Two-Stroke Or Four-Stroke?
Story by Tyler Belknap, Photos by Trevor Hunter
It’s a timeless conversation you’ve had with yourself, your wallet, and likely your wife. Keep the bike you have and put some money into it, or simply buy a new bike. We’ve been loving our time with the 2020 Suzuki RM-Z 250 and it prompted us with that age old question. These new Suzuki bikes are attractively priced, giving the consumer an easier chance to get on a fresh ride or leaving them room for upgrades that they might not be able to afford with the other brands. On the other hand, there’s a never-ending shortage of “Craigslist Specials”. Building a project bike can be cost effective (if you do it right) and allows you to build a bike your way. So what’s the best option, brand new or brand used?
We found this 2005 RM250 for $1000 while scouring the online depths of Craigslist and Facebook Marketplace. At one point in time, this iconic machine took Ricky Carmichael to multiple Supercross victories and was the last two-stroke to win a major championship. Unfortunately, this particular bike had seen more sand than Supercross in its heyday and was listed online with a blown top end at minimum. We deemed it perfect for our RM Rebuild.
Our goal was to rebuild this RM250 for about the same price as a new RM-Z. With budgets in place, we aimed to make this bike competitive without going off the deep end like some of the other media outlets.
The suspension revalve from TCS Powersports was the only modification made to our 2020 RMZ 250. Despite the newer components and a modern-day revalve, the 2020 bike still fought against it’s ultra-stiff chassis. I struggled to find that perfect setting on the RMZ as the Glen Helen track wore out during the day.
In the opposing corner, the 2005 RM 250 had a full rebuild and revalve from AHM Factory Services. The lightweight two-stroke noticeably handled the choppy bumps in a much more forgiving manner and allowed me to ride harder for a longer period of time. Coming off a YZ 250, the chassis and suspension on the RM provided more of a seamless transition than that of the four-stroke counterpart.
The motor on the new RM-Z needs some fine-tuning to bring out the real excitement on the track. Glen Helen’s hilly terrain and wide-open straightways leave no room for compromise. Power is king here and I felt like I was ringing every last horse out of the RM-Z. I was looking for more low end coming out of the corners and really wanted more mid to top end power as I accelerated up the famous Glen Helen hills. On a positive note, the RM-Z power is not terrifying and allows the rider to remain in control throughout the course of a moto.
The RM had a more raw aura to it as you listen to the two-stroke power ring throughout the rpm range. The FMF exhaust system and Boyesen Rad Valve really revived the engine with the low end power that we were craving. Towards the red line, the two-stroke started to fall flat and forced me to ride it in the meat of the power. In the end, the two-stroke definitely put a smile on my face, but the four-stroke power was easier to handle.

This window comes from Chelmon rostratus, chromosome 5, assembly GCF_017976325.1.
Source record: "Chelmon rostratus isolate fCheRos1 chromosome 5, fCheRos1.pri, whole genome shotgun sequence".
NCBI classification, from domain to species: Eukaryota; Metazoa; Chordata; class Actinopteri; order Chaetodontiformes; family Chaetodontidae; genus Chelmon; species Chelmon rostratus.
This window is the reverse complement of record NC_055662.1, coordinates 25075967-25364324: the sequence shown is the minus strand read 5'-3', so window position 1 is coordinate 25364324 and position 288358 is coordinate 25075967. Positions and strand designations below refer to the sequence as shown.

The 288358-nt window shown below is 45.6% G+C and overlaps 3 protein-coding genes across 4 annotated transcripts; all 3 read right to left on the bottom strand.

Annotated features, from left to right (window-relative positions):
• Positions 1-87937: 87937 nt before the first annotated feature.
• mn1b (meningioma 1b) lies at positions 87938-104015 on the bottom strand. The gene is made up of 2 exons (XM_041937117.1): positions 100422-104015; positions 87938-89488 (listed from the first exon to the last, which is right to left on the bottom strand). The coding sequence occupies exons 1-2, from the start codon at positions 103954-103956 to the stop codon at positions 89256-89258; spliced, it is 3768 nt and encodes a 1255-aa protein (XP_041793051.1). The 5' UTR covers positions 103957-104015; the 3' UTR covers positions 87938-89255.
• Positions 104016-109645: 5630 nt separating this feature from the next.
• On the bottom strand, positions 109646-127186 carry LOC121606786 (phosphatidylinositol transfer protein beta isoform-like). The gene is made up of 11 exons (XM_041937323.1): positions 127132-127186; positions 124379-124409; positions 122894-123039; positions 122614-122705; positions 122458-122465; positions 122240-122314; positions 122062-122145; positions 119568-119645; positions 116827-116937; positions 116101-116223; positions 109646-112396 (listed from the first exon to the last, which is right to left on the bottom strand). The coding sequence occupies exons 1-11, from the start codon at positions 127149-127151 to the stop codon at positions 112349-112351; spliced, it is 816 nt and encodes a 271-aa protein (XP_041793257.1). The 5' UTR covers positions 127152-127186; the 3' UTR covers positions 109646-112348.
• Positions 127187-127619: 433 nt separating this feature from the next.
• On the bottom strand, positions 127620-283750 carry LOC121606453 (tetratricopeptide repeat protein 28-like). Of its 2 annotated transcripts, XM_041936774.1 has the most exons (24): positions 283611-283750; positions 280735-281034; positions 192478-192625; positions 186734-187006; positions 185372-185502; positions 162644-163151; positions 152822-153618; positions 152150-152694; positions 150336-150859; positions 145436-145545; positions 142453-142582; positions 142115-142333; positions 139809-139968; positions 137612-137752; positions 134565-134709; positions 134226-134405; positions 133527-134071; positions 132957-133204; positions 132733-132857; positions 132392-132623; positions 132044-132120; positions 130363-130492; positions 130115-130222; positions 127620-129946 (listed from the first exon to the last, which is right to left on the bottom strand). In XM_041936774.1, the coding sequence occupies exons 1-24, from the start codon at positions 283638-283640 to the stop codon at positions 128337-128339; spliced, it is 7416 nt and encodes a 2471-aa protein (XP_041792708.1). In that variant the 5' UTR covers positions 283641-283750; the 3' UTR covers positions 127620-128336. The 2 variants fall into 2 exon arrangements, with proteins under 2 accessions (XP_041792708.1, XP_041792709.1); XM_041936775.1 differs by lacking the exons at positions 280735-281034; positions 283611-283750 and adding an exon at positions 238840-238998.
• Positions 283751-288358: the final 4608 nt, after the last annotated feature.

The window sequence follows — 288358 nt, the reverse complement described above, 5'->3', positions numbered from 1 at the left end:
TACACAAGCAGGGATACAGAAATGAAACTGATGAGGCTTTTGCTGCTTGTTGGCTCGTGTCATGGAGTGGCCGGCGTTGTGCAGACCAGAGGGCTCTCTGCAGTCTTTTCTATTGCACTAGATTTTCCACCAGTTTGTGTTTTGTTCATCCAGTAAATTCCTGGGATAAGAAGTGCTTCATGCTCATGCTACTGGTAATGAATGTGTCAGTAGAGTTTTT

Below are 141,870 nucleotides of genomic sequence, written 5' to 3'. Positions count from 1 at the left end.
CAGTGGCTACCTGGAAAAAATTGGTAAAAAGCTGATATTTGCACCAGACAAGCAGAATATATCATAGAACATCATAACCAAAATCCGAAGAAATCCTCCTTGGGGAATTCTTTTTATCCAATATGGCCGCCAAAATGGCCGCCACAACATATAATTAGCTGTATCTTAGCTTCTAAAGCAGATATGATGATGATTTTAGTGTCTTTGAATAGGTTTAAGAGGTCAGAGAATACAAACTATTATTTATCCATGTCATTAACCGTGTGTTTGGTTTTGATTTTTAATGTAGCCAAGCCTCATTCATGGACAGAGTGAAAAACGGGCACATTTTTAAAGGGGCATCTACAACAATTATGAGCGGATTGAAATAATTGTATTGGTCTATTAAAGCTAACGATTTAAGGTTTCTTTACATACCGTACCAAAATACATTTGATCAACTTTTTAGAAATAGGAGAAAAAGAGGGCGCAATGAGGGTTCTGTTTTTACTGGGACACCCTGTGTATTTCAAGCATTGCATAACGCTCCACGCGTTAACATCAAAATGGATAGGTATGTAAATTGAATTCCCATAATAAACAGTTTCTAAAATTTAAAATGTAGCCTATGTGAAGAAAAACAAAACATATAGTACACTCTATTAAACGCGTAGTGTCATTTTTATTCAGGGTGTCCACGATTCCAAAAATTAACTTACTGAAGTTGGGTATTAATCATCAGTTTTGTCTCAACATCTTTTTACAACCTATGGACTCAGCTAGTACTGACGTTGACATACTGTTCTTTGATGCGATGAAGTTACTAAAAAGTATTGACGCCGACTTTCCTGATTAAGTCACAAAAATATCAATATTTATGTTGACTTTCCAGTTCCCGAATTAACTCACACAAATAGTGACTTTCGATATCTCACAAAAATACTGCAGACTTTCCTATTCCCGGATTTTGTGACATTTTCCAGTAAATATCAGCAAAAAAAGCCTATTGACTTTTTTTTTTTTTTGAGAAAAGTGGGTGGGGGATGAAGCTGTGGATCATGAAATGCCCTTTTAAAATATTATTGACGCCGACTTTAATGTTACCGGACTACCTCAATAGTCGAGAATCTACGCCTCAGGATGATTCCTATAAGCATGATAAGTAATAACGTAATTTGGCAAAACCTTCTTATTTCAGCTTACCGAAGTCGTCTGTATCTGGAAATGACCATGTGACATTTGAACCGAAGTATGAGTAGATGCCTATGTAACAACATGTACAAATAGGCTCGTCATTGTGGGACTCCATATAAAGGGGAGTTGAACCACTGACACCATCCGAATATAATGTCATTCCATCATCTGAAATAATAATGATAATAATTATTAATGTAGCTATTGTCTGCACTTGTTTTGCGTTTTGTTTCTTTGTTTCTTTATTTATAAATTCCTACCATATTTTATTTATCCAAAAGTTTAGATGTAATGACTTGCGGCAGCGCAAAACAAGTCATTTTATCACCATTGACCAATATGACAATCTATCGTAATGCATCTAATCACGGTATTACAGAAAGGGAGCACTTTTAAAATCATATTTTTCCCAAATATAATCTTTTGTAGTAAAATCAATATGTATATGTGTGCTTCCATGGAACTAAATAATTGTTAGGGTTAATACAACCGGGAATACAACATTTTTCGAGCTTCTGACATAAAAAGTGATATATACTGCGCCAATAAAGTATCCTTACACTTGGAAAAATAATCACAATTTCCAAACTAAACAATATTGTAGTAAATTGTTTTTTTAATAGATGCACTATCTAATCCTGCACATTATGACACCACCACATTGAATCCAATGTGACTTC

The RM-Z felt bigger in the cockpit and made finding a comfortable position a challenge. This was most noticeable in the rougher sections as I couldn’t get myself in a balanced position to attack the big breaking bumps. However, it still retained its usual feel in the corners and allowed me to glide through ruts with ease.
The RM also felt stretched out, but not nearly as much as the four-stroke. The tighter ergonomics and smaller chassis feel allowed me to transfer my weight more effectively and move up on the seat in the corners. However, the Polisport Restyle Kit makes the shrouds stick out a bit farther than the standard 2005 plastics and gives the RM a wider feeling compared to the RM-Z.
Deciding whether to build a bike or buy a new one is something that will continue to make the motorcycle industry go round. We might be biased, but the overall look of our RM edges out the stock RM-Z. On the other hand, perks of a brand new RM-Z does come with EFI, mapping options, and absolutely zero hours on the components. New Suzuki’s are selling for appealing prices and allows buyers to perform some race ready modifications for less than the out the door price of most other 250F’s.
Both bikes are two fun bikes that don’t break the bank for your average rider. I felt the two-stroke had a slight advantage with all the aftermarket products helping fine tune the bike into something I’d typically ride myself. The four-stoke was bone stock and would need a few key parts to find its true potential. On the stock RM-Z, you lose some excitement in the engine character and have to work attentively to ride it in the meat of the power. On the two-stroke, I felt I could ride it as if it were my own YZ250 with a similar powerband and exciting feel.